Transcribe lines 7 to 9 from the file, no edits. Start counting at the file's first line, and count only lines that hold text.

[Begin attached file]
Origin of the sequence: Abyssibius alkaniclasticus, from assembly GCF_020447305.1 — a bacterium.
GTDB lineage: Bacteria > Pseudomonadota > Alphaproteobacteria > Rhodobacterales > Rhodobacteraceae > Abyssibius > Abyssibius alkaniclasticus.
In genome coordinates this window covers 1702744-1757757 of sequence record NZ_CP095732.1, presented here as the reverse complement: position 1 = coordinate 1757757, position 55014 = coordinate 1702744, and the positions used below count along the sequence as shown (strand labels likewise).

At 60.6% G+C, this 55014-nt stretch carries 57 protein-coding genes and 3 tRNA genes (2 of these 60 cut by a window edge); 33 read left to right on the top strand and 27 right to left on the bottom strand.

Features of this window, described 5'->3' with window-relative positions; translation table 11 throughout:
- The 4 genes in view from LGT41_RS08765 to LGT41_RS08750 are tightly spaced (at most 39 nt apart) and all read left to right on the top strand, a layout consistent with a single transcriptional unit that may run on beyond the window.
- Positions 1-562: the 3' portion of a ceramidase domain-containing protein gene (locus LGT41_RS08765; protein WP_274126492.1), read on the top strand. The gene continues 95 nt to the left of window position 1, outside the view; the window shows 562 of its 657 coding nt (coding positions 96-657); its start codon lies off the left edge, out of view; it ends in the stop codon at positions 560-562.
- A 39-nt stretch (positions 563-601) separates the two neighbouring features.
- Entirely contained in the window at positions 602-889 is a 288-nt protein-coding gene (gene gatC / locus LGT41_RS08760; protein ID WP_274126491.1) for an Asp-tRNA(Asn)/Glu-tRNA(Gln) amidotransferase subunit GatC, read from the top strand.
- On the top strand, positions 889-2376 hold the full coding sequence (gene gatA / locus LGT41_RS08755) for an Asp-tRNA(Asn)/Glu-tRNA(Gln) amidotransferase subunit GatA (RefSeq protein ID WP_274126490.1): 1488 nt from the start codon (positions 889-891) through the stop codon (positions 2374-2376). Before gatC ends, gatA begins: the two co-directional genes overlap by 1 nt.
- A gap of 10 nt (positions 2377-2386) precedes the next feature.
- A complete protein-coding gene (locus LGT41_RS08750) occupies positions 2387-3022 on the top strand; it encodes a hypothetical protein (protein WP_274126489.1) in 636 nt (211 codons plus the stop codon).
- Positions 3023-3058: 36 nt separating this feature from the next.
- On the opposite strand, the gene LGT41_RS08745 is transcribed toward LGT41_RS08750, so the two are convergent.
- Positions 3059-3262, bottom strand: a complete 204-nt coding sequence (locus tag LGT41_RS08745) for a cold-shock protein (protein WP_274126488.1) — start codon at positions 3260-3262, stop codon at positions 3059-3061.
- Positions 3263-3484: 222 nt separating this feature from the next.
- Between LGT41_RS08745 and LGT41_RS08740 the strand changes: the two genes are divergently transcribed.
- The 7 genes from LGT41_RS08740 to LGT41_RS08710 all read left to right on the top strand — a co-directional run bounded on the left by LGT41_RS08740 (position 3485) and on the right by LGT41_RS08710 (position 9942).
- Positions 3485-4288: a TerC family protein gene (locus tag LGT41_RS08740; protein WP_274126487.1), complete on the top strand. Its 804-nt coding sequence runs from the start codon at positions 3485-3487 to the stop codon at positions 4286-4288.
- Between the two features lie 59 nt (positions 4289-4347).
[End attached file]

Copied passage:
- Positions 1-562: the 3' portion of a ceramidase domain-containing protein gene (locus LGT41_RS08765; protein WP_274126492.1), read on the top strand. The gene continues 95 nt to the left of window position 1, outside the view; the window shows 562 of its 657 coding nt (coding positions 96-657); its start codon lies off the left edge, out of view; it ends in the stop codon at positions 560-562.
- A 39-nt stretch (positions 563-601) separates the two neighbouring features.
- Entirely contained in the window at positions 602-889 is a 288-nt protein-coding gene (gene gatC / locus LGT41_RS08760; protein ID WP_274126491.1) for an Asp-tRNA(Asn)/Glu-tRNA(Gln) amidotransferase subunit GatC, read from the top strand.